Sunday Reads – May 1, 2022

May has arrived, and early voting starts Monday, May 2, for the May 24 Georgia primary election. It seems like just this week when candidates were accusing each other of election fraud and neglect. (Oh wait. It was just Thursday.) Moving on ….


‘If it’s a civil war, it’s a civil war’

Guyton resident Brian Ulrich, 44, has pleaded guilty to seditious conspiracy for his role in the U.S. Capitol insurrection on Jan. 6, 2021. The plea statement, released Friday by the U.S. Department of Justice, details some parts of the case against Ulrich and the planning with other members of the Oath Keepers militia group as they conspired to stop the certification of the Electoral College votes from the 2020 Presidential Election. If you haven’t read it yet, check out the timeline details and the conversations (including the headline quote) between insurrectionists in the plea statement by the now-convicted seditionist. The statement is attached to Margaret Coker’s story from Friday evening’s announcement.


Early voting, changes

Last week, while we were compiling the early voting guide for thecurrentga.org, we found the dedicated elections workers throughout Coastal Georgia counties eager to remind us of one thing: Drop box, early and absentee voting ends May 20. Period. And, they wanted to make sure that you know that drop boxes — when they have them — are inside buildings now, and when the office closes they aren’t accessible for walk-up or drive-up absentee ballot deliveries. There are two mandatory Saturday voting dates (May 7, 14), and that’s all Coastal Georgia counties are offering. Check our guide for early voting locations and access hours, which do vary day to day and county to county. And, not all early voting locations will host early Saturday voting. Please check before you go.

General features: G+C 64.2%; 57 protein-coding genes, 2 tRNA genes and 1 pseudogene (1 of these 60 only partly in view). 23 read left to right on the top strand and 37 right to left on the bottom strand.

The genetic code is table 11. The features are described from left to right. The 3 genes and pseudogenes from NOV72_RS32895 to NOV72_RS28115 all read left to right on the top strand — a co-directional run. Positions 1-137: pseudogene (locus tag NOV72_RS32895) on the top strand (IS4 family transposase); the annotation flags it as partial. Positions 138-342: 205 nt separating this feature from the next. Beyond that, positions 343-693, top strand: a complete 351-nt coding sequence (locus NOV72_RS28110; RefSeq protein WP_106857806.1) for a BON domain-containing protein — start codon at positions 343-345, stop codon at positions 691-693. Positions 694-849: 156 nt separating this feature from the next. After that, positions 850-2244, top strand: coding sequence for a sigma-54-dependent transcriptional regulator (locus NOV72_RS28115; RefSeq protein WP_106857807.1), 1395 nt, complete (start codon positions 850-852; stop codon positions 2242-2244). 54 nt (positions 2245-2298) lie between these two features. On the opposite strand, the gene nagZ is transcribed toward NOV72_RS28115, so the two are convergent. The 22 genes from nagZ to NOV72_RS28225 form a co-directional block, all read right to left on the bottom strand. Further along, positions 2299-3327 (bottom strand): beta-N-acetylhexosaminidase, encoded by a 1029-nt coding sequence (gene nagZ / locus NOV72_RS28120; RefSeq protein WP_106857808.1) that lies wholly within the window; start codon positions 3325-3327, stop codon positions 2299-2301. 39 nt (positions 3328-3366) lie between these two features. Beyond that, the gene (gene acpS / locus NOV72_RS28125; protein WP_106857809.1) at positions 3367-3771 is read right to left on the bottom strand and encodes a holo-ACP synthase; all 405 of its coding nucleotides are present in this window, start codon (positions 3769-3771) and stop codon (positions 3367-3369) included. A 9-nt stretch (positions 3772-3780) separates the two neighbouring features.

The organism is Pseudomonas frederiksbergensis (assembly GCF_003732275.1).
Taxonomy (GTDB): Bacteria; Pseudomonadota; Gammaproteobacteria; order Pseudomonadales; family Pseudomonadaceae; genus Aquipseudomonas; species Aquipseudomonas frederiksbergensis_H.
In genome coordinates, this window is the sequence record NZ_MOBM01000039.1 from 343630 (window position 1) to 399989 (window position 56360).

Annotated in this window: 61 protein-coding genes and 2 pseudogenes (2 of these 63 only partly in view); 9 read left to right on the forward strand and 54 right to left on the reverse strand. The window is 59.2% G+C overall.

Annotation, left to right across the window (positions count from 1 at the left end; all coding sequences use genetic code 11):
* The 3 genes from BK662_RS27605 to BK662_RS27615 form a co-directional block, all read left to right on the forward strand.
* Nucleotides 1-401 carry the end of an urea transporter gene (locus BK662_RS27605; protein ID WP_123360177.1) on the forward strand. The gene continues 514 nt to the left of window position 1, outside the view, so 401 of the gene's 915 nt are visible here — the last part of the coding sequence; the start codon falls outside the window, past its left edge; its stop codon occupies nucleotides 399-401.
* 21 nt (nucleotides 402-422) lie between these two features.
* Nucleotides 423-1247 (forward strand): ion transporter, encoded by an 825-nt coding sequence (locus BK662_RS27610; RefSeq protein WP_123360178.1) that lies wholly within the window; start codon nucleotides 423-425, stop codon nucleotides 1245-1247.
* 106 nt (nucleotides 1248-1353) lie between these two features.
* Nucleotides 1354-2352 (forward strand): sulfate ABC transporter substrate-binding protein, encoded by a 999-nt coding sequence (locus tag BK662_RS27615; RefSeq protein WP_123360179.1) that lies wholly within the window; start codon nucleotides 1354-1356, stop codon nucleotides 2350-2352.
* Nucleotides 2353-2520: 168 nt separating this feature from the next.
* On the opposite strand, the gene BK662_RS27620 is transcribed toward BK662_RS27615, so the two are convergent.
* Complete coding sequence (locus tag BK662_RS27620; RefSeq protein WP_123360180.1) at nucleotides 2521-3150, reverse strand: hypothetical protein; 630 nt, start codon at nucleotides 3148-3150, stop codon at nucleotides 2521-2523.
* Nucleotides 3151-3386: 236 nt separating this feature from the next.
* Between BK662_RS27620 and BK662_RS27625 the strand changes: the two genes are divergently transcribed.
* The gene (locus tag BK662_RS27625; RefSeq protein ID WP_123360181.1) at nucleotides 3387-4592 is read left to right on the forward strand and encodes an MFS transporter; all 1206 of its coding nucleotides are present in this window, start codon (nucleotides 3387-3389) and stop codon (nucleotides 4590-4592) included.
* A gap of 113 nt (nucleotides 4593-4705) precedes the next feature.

Some shout-outs to elections offices and boards along the coast:

  • Camden County has three locations that will stay open a little later on Thursdays to accommodate workers who can’t get there before 5 p.m..
  • Chatham County has one day of Sunday voting at the main elections board office. No other coastal county has.
  • The biggest cheer of all goes to Bryan County elections workers who were up-ended a few weeks ago by an F4 tornado that flew through Pembroke. They’ve had to prepare for the primary while relocating two polling places and their main office for the primary election.

Be sure to check your voting status before you go. Here’s a link to the page to check acceptable identification to take to the polls. If you need to request an absentee ballot by mail, do it now. The last day to request a ballot is May 13. It must be returned to count 7 days later, by May 20. Almost all Coastal Georgia mail flows through the Jacksonville, Fla., postal center, so it can take more time than you might think to request, receive and return the ballot. Here’s the link to request a ballot from the state. However, check the election guide for links and phone numbers to contact your county’s elections board.